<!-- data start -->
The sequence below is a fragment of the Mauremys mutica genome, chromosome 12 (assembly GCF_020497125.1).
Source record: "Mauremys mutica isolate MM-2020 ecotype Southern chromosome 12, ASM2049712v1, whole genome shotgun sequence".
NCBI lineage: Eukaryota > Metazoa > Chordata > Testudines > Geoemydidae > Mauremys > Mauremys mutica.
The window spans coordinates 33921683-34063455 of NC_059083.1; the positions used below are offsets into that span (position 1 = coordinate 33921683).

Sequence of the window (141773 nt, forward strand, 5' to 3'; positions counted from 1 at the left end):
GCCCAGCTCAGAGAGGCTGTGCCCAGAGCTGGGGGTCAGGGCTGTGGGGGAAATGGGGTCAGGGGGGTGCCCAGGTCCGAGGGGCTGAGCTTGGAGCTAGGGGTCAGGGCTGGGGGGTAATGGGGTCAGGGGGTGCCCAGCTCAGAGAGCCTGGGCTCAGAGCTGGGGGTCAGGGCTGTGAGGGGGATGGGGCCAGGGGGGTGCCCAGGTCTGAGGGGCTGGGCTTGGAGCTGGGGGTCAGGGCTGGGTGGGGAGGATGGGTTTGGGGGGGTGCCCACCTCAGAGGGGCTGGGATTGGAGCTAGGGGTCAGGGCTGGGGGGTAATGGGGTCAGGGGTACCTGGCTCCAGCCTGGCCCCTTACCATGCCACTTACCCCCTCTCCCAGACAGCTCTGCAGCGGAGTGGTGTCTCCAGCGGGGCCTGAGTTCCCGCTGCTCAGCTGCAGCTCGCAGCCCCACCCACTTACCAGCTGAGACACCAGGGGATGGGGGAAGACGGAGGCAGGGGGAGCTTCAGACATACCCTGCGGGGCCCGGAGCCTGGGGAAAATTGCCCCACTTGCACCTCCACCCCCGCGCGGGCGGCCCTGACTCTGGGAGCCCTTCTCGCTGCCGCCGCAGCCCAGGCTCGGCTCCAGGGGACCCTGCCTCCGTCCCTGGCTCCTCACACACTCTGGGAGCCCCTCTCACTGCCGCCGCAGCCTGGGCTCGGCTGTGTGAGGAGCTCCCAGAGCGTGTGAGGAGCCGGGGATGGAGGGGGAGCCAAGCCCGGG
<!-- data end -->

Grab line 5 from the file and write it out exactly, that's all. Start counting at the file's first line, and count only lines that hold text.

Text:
Sequence of the window (141773 nt, forward strand, 5' to 3'; positions counted from 1 at the left end):